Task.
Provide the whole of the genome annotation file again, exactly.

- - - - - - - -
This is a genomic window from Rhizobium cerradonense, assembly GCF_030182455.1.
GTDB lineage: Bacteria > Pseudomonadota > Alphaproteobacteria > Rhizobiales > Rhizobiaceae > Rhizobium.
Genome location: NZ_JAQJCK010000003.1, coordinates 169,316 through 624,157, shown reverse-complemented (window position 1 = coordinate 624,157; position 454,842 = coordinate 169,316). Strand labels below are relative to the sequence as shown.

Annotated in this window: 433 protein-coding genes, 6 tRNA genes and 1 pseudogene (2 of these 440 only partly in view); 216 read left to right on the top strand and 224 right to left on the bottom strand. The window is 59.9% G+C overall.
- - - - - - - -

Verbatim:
This is a genomic window from Rhizobium cerradonense, assembly GCF_030182455.1.
GTDB lineage: Bacteria > Pseudomonadota > Alphaproteobacteria > Rhizobiales > Rhizobiaceae > Rhizobium.
Genome location: NZ_JAQJCK010000003.1, coordinates 169,316 through 624,157, shown reverse-complemented (window position 1 = coordinate 624,157; position 454,842 = coordinate 169,316). Strand labels below are relative to the sequence as shown.

Annotated in this window: 433 protein-coding genes, 6 tRNA genes and 1 pseudogene (2 of these 440 only partly in view); 216 read left to right on the top strand and 224 right to left on the bottom strand. The window is 59.9% G+C overall.